Yes, you have a model 162 'Omega'. Mine is 821009. I had to cut 1/4" off the neck on mine, and I still have to run the mouthpiece way up on the cork. The thing is, the horns were not perfect, and they had a high amount of variability.

Huh - interesting. Is it still ok up high with that metal removed? I guess so....

Steve Stockham
10-15-2011, 03:39 PM
My Selmer model 162 (ser. 820xxx) had lost it's original neck and was replaced with what I believe to be either an AS100 or (more likely) an AS 110 neck as the style was correct but the lacquer was regular gold vs the rose gold of the 162 series. I also experienced needing to push the mouthpiece all the way up the cork to get it in tune.
Thanks to some advice from here on SOTW, I started looking for a Mk VI neck to put on it. I eventually found one on ebay that had been replated in gold which was beeing offered for less than any others by a significant amount but no takers(?) I wondered if there was something wrong with it but decided to offer the minimum amount and I won it. When it showed up, it looked fantastic! In fact, it looked too nice for my sax but since I was already used to a neck that didn't match, so what? I put it on and the difference was startling! The sax not only had less resistance with playing but the sound was somehow richer too (possibly due to the freer airflow?) It's amazing that a neck change can do that to a sax! I compared the two necks and the AS neck does not have quite the angle of the Mk VI neck. Other than that, it's not readilly apparent what the differences are. I'm sure it has to do with bore and diameter and taper and this and that but I never realized how much these little differences could magnify up to the entire instrument!
I now have what I consider to be my alto! It plays superbly and it's ergonomics are entirely acceptable! Even with the cost of the Mk VI neck (and a few mouthpieces until I found one that worked for me) the cost was still only a fraction of what I would have payed for a Mk VI! I will always be a Selmer man as I grew up with Selmer as the name in saxophones but I believe I can widen the tent to allow another Selmer brand in. The model 162 and it's tenor counterpart, the model 164 are different than their Mk VI Parisian cousins but they hold their own and really give you a great sax sound ( at least the model 162 alto does when mated with a Mk VI neck! I wonder what the 164 tenor would play like with a tenor Mk VI neck? Hmm....)

Steve Stockham
12-18-2011, 08:14 PM
Just as a bit of added information, I was at one of our high schools substituting for a band teacher and noticed a Selmer case in the office next to some student instruments so I took a peek! It turns out that the instrument was a Selmer USA alto with the serial number of 8234xx. There reason I'm bringing it up is that this sax had the pearl F# key rather than the bar. The floral design was quite extensive and the gold lacquer seemed to have darkened with age almost to the rose gold color of the Model 162. I believe I was looking at one of the first AS100's. From my perspective, there really isn't any real differences other than that! One was considered a professional model and one ane intermediate model but in reality, they are virtually identical! It looks as if the Model 162 started with 820xxx and concluded with 823xxx. So only 3000 or so saxes were ever Omegas (Model 162's).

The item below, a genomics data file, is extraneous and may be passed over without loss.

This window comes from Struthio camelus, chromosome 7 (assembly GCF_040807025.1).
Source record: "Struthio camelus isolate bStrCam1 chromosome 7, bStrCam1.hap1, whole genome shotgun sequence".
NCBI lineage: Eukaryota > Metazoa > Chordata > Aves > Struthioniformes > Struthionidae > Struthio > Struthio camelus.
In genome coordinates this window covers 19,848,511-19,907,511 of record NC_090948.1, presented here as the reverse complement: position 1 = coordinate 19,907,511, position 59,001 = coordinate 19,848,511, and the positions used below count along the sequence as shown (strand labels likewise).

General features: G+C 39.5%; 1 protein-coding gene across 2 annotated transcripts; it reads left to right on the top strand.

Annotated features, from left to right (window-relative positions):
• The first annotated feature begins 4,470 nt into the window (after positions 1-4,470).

rmp
12-20-2011, 02:06 PM
There is an 820XXX on "the Bay" right now, but with the pearl F# key that the later horns had. My 8204XX Omega has the brass F# bar.

It looks to be in very nice shape, and must be one of the earliest horns with the pearl key there.

Steve Stockham
04-20-2012, 07:03 PM
It really does seem that there isn't an exact correlation between when everything changed over and a particular serial number! I would say that, if you have one of the ones with clear lacquer, a teardrop F# key and/or elaborate floral engraving and your serial number is 86xxxx or greater but not above 1xxxxxx, then you have an AS100/AS110. If you have one with the darker Rose Gold lacquer, an F# bar and a serial number from 80xxxx up to 83xxxx you definitely have a Model 162 "Omega" (not engraved!) alto. If you have one between 83xxxx and 85xxxx, it's possible that some elements of the two could find their way onto your model. Does it really matter? It would seem to be a difference that makes no difference as every one of these changes is cosmetic.

vsj725
05-07-2012, 05:40 AM
I'm curious... Were there any Selmer USA 9xx,xxx horns or did both the alto and tenor lines jump from 8xx,xxx to 1,xxx,xxx?

Steve Stockham
05-07-2012, 03:29 PM
I don't believe there were any 9xxxxx serial numbers assigned. When they completely changed the sax design from AS110 to AS220 they jumped to 1xxx,xxx. (Oh, by the way, in my previous post there should have been a 2 after the 8 and before the 3, 5 or 6... my bad!)

romjader
06-06-2013, 11:14 PM
do you know any selmer usa 162 for sale? rom

vsj725
06-27-2013, 05:36 AM
do you know any selmer usa 162 for sale? rom

I occasionally check eBay for these horns. An Omega/162 or AS-100 will pop up every 3-4 months. The few I've seen lately have, in my opinion, all been over priced ($1900 or more). You just have to keep checking every couple of weeks and eventually you'll run across one.

There is a TS-100 for sale right now that looks to be in pristine condition. It almost looks like it's never been taken out of the case. They're asking $1850 for it and if I didn't already own one and was in the market, I'd pounce on that.